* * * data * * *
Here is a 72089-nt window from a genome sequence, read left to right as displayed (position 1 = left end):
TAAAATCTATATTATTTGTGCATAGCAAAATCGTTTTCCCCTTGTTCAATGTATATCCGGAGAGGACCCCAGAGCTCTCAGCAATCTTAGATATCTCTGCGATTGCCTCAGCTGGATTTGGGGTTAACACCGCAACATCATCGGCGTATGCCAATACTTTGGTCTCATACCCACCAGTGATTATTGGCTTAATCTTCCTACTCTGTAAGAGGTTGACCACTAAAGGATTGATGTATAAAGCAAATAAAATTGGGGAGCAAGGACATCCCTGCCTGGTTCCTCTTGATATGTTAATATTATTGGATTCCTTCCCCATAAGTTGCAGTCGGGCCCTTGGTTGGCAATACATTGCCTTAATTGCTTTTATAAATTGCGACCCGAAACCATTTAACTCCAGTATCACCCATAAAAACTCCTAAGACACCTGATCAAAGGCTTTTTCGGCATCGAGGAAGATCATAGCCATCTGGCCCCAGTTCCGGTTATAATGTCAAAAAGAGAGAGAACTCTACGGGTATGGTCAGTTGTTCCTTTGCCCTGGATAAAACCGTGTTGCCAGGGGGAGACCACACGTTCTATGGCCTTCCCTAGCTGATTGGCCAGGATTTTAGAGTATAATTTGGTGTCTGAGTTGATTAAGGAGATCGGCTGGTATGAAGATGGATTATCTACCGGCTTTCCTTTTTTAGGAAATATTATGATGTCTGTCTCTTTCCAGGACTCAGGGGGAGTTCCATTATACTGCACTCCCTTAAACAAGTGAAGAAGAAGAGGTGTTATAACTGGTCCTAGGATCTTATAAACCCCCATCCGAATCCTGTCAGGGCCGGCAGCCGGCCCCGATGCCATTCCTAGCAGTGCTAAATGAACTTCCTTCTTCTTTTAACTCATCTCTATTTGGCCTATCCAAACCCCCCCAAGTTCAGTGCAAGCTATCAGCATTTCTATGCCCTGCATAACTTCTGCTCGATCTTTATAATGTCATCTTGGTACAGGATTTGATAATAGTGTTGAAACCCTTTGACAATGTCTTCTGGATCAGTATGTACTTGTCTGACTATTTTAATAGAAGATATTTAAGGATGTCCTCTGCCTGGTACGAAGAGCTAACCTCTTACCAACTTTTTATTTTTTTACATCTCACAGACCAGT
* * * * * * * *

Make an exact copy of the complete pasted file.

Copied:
Here is a 72089-nt window from a genome sequence, read left to right as displayed (position 1 = left end):
TAAAATCTATATTATTTGTGCATAGCAAAATCGTTTTCCCCTTGTTCAATGTATATCCGGAGAGGACCCCAGAGCTCTCAGCAATCTTAGATATCTCTGCGATTGCCTCAGCTGGATTTGGGGTTAACACCGCAACATCATCGGCGTATGCCAATACTTTGGTCTCATACCCACCAGTGATTATTGGCTTAATCTTCCTACTCTGTAAGAGGTTGACCACTAAAGGATTGATGTATAAAGCAAATAAAATTGGGGAGCAAGGACATCCCTGCCTGGTTCCTCTTGATATGTTAATATTATTGGATTCCTTCCCCATAAGTTGCAGTCGGGCCCTTGGTTGGCAATACATTGCCTTAATTGCTTTTATAAATTGCGACCCGAAACCATTTAACTCCAGTATCACCCATAAAAACTCCTAAGACACCTGATCAAAGGCTTTTTCGGCATCGAGGAAGATCATAGCCATCTGGCCCCAGTTCCGGTTATAATGTCAAAAAGAGAGAGAACTCTACGGGTATGGTCAGTTGTTCCTTTGCCCTGGATAAAACCGTGTTGCCAGGGGGAGACCACACGTTCTATGGCCTTCCCTAGCTGATTGGCCAGGATTTTAGAGTATAATTTGGTGTCTGAGTTGATTAAGGAGATCGGCTGGTATGAAGATGGATTATCTACCGGCTTTCCTTTTTTAGGAAATATTATGATGTCTGTCTCTTTCCAGGACTCAGGGGGAGTTCCATTATACTGCACTCCCTTAAACAAGTGAAGAAGAAGAGGTGTTATAACTGGTCCTAGGATCTTATAAACCCCCATCCGAATCCTGTCAGGGCCGGCAGCCGGCCCCGATGCCATTCCTAGCAGTGCTAAATGAACTTCCTTCTTCTTTTAACTCATCTCTATTTGGCCTATCCAAACCCCCCCAAGTTCAGTGCAAGCTATCAGCATTTCTATGCCCTGCATAACTTCTGCTCGATCTTTATAATGTCATCTTGGTACAGGATTTGATAATAGTGTTGAAACCCTTTGACAATGTCTTCTGGATCAGTATGTACTTGTCTGACTATTTTAATAGAAGATATTTAAGGATGTCCTCTGCCTGGTACGAAGAGCTAACCTCTTACCAACTTTTTATTTTTTTACATCTCACAGACCAGT